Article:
Back in 05/06 when Ed and I were overseas we had the opportunity to work with animals both in Bolivia and in Thailand. These experiences were amazing and more than often quite painful, in the literal sense, especially for Ed who still bears the scars of some savage puma bites on his thigh. Our time in Bolivia was wild, in every sense. Both of us were responsible for the welfare of a cat for a month with little training. It was terrifying, exhilarating and very bloody fun, and funny. And you can read all about it if you like here
My personal charge was a beautiful, cranky, funny little package who went by the name of Rico. Rico was an Ocelot, a medium sized jungle cat who are most famous for their soft, velvety, gorgeously patterned fur and big eyes. After his mother was hunted in the wild for her fur Rico was found living with a family while he was a kitten who were persuaded to let him go live at the park. Without the life skills he would have earned from his mother Rico was kept in a large enclosure in the jungle and was taught to walk on a long rope. This is where I came in, for 30 days Rico and I would head off into the jungle where he would walk, hunt, sniff, catch snakes and lizards and do all those Ocelot things. It wasn't the perfect companion, he was a cranky little bugger who was prone to jumping me when I wasn't looking which would scare the living daylights out of me, he would often refuse to walk and lie on the ground sulking for hours in the rain or the hot sun, and sometimes he would throw massive tantrums growling and screeching and throwing himself on the ground. (Probably good training for me life with Ivy when I think about it.) but we got to know each other and towards the end he usually looked excited (for a cat) when I turned up every morning with some juicy grass and his lead. The work was hard and exhausting but most days I couldn't get over the fact I was able to get up close and personal with such a beautiful endangered species.
Yesterday I heard some sad news from the park. A few months ago Ricos volunteer headed up to his enclosure only to find that overnight Rico had caught his collar on the cage and hanged himself. A sad end to a beautiful cat who had a sad beginning in life. But at least it some consolation to know that his life was enriched by his time at the park even if he couldn't be a true wild cat living in the jungle.
In Thailand I was keen to do some more stuff with animals and after a long search came across the wonderful Elephant Nature Park in Northern Thailand. This sanctuary rescues elephants who have been abused or abandoned.....the scary thing is that they are being mostly rescued from the tourist industry. Some elephants were dragged around the streets forced to do tricks and 'beg' for food from tourists, others were kept in trekking camps lugging tourists around on their backs in uncomfortable harnesses, others had been beaten, blinded or starved by their owners. Lek, the Thai woman who runs the park, brings as many of these elephants as she can find to her park where she rehabilitates them and then allows them to live in family groups, free to do as they please. While this park is about rehabilitating the animals it is also about rehabilitating tourist's mindsets. In short, that tourists understand that elephants just left to do their thing are just as interesting and fulfilling to watch as riding on them or watching them perform tricks such as dancing, playing musical instuments or football. The latest trend to hit is painting....elephants are being trained to do self portraits, abstracts and naff line paintings of flowers and the like. Most people think this is adorable, that the elephants are so clever and that by buying a painting they are helping to save some poor elephant from a life in a trekking camp or as an illegal logger. Companies such as www.exoticworldgifts.com are selling these paintings for over $700 us dollars and even have put up a youtube video of one elephant supposedly painting a self portrait. It has subsequently become one the most viewed videos of youtube and the couple that run this business actually seem to believe that they are helping these elephants by promoting elephants paintings.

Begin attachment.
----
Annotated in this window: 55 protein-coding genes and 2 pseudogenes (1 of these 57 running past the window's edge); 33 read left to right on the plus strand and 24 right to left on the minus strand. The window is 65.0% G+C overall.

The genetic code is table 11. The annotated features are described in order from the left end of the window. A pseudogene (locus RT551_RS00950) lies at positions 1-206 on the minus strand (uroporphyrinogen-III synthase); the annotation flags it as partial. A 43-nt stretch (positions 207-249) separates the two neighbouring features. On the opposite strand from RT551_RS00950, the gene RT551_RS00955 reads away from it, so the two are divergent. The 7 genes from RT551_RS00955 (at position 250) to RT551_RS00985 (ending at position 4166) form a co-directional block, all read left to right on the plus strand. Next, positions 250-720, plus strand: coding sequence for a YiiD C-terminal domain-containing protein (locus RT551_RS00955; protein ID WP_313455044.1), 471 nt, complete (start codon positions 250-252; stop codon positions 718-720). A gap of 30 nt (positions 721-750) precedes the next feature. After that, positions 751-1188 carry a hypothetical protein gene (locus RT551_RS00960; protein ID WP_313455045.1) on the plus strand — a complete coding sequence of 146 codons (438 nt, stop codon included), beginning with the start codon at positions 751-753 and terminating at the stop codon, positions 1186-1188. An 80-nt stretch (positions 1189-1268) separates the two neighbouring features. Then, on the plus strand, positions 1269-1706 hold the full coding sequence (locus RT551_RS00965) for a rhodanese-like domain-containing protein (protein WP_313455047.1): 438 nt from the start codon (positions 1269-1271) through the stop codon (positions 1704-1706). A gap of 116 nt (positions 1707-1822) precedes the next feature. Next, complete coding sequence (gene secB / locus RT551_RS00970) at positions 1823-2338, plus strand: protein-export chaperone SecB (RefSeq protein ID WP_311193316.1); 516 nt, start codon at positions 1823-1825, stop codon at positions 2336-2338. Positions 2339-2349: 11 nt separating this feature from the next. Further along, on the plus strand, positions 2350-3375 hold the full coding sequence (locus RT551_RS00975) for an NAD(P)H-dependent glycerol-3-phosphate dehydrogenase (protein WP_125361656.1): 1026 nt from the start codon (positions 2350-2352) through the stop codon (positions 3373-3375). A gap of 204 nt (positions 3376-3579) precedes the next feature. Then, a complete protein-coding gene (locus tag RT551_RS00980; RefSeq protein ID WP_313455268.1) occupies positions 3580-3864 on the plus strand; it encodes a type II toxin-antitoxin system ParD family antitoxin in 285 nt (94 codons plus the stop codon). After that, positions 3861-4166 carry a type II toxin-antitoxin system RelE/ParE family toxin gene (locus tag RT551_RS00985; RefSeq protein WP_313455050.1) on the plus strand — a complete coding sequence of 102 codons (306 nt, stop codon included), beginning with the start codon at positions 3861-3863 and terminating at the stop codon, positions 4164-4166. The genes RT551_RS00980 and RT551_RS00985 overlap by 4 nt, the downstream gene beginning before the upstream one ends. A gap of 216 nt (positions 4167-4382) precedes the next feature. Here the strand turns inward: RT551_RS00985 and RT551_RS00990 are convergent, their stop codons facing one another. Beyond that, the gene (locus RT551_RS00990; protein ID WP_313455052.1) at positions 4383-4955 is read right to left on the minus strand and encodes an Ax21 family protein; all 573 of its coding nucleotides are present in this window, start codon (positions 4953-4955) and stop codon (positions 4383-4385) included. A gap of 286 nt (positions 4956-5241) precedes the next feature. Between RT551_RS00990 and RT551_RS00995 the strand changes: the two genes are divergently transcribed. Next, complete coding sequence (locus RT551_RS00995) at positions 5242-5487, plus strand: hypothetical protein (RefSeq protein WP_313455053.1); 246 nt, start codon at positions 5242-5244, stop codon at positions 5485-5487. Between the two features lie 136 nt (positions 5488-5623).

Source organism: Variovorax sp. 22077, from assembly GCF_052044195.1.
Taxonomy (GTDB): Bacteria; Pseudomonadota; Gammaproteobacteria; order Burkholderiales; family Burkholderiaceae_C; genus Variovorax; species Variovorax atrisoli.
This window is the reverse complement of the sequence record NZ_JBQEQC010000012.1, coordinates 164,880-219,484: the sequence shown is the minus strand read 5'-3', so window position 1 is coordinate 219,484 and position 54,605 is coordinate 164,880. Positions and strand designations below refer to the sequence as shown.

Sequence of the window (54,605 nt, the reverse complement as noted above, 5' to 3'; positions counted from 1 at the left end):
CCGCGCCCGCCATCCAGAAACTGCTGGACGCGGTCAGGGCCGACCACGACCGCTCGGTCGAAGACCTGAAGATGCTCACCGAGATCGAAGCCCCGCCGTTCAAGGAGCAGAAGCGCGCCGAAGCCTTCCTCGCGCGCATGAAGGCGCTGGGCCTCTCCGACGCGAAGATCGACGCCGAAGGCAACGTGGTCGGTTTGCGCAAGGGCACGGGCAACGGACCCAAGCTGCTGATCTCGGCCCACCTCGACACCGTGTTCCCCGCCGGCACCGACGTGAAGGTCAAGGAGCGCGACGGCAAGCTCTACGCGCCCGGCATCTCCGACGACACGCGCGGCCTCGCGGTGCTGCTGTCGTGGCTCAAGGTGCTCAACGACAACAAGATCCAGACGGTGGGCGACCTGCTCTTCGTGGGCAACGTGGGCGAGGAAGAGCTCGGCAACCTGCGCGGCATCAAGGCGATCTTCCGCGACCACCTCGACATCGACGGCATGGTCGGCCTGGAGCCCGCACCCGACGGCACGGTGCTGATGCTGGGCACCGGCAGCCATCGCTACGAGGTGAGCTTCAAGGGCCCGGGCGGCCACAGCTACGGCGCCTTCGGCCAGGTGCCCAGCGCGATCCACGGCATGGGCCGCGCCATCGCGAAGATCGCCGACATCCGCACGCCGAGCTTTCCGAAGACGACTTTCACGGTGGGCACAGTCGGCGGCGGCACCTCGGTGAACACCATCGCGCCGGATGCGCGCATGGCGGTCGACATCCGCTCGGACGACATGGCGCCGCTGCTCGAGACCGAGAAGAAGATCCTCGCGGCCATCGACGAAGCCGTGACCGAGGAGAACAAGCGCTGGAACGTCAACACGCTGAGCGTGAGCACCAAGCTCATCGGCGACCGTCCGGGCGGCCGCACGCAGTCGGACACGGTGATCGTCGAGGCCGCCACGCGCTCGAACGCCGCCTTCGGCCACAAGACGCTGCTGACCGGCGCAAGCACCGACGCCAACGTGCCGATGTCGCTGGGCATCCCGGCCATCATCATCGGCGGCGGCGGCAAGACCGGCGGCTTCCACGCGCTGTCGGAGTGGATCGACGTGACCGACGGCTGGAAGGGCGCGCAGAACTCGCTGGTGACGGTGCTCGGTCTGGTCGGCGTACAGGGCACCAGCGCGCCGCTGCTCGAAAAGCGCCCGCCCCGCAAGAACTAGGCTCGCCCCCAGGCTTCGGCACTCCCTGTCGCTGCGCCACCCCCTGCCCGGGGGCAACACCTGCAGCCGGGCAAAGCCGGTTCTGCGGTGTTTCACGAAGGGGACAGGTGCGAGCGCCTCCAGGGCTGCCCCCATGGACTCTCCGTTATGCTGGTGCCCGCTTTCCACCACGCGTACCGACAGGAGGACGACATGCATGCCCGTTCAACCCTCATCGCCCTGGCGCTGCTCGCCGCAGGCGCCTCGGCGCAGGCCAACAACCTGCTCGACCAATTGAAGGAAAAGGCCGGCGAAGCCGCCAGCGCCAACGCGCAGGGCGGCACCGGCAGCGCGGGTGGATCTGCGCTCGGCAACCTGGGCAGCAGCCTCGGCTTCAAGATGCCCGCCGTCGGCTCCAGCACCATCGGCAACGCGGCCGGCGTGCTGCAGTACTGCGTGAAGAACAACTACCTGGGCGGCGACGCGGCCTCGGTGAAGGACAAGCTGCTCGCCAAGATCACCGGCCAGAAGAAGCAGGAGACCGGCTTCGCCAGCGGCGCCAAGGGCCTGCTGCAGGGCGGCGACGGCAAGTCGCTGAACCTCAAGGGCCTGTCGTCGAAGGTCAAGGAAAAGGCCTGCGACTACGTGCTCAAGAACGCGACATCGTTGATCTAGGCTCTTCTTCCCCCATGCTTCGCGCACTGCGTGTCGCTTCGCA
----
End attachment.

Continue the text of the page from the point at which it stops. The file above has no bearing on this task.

When Ed and are volunteered at the Elephant Nature Park we were particularly taken by the littlest member of the park - a four week old baby boy. He was already 100 kilos, soft, squishy, covered in hair and very cheeky. Rescued with his mother, who had been abused while she was pregnant the little baby and mother came to the park in a very bad condition. Many people didn't think the little baby would survive but with the help of the park and some very willing female elephants who appointed themselves as 'aunties' he survived. For the last two years he has grown up in the safety of the park and had a very happy life.
Recently, his owner contacted the park to say that now mother and baby were better he would like them back from the park. The mother will be put back to work trekking and taking tourists for rides yet again, while the little baby will be taken from his mother and will be taught to paint. Learning to paint will mean being trained which in thailand means being beaten with metal hooks and being locked in a small pen until the baby is so terrified that they are willing to do anything after a couple of weeks.
It's such a shame so many people take things on face value, and will probably proudly display their elephant art believing that they have done something right. In the meantime more and more elephants are destined to a life performing tricks for people's amusement. And when you consider that an elephant can live until it's 80 that's a life sentence. As awful as it is, I can't help feeling out of the baby elephant and Rico - Rico may have got the better deal.